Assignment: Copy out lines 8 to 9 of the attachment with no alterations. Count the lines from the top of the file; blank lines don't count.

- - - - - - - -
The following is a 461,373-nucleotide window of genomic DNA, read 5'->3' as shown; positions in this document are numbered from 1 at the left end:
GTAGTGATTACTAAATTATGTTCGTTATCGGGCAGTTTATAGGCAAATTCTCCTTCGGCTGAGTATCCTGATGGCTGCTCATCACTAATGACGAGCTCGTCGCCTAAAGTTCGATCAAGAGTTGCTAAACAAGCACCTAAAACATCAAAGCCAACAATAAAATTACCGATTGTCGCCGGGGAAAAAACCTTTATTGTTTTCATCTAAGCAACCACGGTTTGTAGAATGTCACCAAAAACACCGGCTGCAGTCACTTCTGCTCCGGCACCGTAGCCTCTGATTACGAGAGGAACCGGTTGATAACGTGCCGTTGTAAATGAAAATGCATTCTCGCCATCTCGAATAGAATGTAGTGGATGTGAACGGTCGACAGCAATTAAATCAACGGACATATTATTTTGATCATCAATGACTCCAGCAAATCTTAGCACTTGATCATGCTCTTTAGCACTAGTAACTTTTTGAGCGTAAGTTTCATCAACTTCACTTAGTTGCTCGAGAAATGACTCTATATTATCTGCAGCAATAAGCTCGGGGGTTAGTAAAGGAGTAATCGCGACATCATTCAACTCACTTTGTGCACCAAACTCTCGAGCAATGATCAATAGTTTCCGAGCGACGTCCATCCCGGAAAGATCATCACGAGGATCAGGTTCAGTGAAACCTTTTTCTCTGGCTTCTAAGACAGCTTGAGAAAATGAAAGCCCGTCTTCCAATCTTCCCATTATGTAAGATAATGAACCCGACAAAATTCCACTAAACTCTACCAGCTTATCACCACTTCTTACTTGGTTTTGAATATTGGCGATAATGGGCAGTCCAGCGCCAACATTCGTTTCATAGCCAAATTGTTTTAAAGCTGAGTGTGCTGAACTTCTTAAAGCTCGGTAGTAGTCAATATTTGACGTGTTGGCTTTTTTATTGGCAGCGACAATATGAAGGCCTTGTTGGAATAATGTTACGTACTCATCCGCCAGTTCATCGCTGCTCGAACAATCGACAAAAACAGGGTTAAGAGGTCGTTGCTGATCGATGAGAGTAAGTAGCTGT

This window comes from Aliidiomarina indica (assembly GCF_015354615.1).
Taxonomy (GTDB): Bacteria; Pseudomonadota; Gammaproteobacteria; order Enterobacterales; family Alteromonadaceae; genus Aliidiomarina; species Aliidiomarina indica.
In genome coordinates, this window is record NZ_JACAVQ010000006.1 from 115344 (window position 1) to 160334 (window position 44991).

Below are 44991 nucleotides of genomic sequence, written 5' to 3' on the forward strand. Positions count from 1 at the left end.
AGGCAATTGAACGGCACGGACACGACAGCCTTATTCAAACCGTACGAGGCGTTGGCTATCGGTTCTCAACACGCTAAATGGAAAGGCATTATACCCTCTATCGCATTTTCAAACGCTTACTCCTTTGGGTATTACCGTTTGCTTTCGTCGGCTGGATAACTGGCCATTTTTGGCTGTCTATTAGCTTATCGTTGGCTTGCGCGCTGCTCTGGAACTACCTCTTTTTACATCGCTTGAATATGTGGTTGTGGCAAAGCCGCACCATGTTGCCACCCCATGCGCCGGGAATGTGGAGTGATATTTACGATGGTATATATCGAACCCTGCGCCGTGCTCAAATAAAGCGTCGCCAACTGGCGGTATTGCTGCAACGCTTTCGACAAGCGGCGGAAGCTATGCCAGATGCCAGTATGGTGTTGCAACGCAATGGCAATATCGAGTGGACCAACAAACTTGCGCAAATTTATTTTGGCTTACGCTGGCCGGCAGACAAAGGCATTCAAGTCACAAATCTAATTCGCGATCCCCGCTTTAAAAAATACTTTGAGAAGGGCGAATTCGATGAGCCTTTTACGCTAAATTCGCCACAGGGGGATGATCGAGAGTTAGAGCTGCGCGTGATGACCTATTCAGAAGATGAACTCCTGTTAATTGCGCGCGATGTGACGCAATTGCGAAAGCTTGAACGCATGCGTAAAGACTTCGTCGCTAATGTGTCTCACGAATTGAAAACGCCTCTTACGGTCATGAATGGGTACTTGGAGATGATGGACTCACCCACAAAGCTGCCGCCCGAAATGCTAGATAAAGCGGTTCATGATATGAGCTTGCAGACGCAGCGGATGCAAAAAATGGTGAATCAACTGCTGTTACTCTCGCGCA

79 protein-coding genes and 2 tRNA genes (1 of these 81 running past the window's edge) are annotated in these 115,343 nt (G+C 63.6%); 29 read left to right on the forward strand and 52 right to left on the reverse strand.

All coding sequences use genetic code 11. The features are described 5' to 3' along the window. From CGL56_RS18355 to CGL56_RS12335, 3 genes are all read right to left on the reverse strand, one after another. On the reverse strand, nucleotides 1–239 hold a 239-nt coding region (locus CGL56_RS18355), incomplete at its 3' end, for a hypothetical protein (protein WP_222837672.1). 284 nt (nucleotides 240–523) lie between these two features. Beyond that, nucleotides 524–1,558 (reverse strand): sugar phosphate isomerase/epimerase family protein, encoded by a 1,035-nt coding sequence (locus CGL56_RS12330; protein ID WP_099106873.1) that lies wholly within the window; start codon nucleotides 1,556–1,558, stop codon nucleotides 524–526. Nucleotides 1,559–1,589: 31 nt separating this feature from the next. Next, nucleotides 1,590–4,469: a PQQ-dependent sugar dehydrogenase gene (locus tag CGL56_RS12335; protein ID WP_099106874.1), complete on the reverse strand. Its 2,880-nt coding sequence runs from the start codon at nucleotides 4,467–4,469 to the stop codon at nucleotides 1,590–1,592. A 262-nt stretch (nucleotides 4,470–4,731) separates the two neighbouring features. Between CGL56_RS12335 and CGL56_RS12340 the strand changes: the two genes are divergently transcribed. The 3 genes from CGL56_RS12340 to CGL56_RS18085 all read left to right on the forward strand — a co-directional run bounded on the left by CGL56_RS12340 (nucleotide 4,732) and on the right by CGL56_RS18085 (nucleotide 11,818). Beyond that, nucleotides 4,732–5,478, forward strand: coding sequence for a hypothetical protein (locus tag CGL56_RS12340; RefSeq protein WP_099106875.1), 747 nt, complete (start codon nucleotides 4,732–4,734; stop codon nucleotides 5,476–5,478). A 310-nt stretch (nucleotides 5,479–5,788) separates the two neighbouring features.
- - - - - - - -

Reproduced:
79 protein-coding genes and 2 tRNA genes (1 of these 81 running past the window's edge) are annotated in these 115,343 nt (G+C 63.6%); 29 read left to right on the forward strand and 52 right to left on the reverse strand.

All coding sequences use genetic code 11. The features are described 5' to 3' along the window. From CGL56_RS18355 to CGL56_RS12335, 3 genes are all read right to left on the reverse strand, one after another. On the reverse strand, nucleotides 1–239 hold a 239-nt coding region (locus CGL56_RS18355), incomplete at its 3' end, for a hypothetical protein (protein WP_222837672.1). 284 nt (nucleotides 240–523) lie between these two features. Beyond that, nucleotides 524–1,558 (reverse strand): sugar phosphate isomerase/epimerase family protein, encoded by a 1,035-nt coding sequence (locus CGL56_RS12330; protein ID WP_099106873.1) that lies wholly within the window; start codon nucleotides 1,556–1,558, stop codon nucleotides 524–526. Nucleotides 1,559–1,589: 31 nt separating this feature from the next. Next, nucleotides 1,590–4,469: a PQQ-dependent sugar dehydrogenase gene (locus tag CGL56_RS12335; protein ID WP_099106874.1), complete on the reverse strand. Its 2,880-nt coding sequence runs from the start codon at nucleotides 4,467–4,469 to the stop codon at nucleotides 1,590–1,592. A 262-nt stretch (nucleotides 4,470–4,731) separates the two neighbouring features. Between CGL56_RS12335 and CGL56_RS12340 the strand changes: the two genes are divergently transcribed. The 3 genes from CGL56_RS12340 to CGL56_RS18085 all read left to right on the forward strand — a co-directional run bounded on the left by CGL56_RS12340 (nucleotide 4,732) and on the right by CGL56_RS18085 (nucleotide 11,818). Beyond that, nucleotides 4,732–5,478, forward strand: coding sequence for a hypothetical protein (locus tag CGL56_RS12340; RefSeq protein WP_099106875.1), 747 nt, complete (start codon nucleotides 4,732–4,734; stop codon nucleotides 5,476–5,478). A 310-nt stretch (nucleotides 5,479–5,788) separates the two neighbouring features.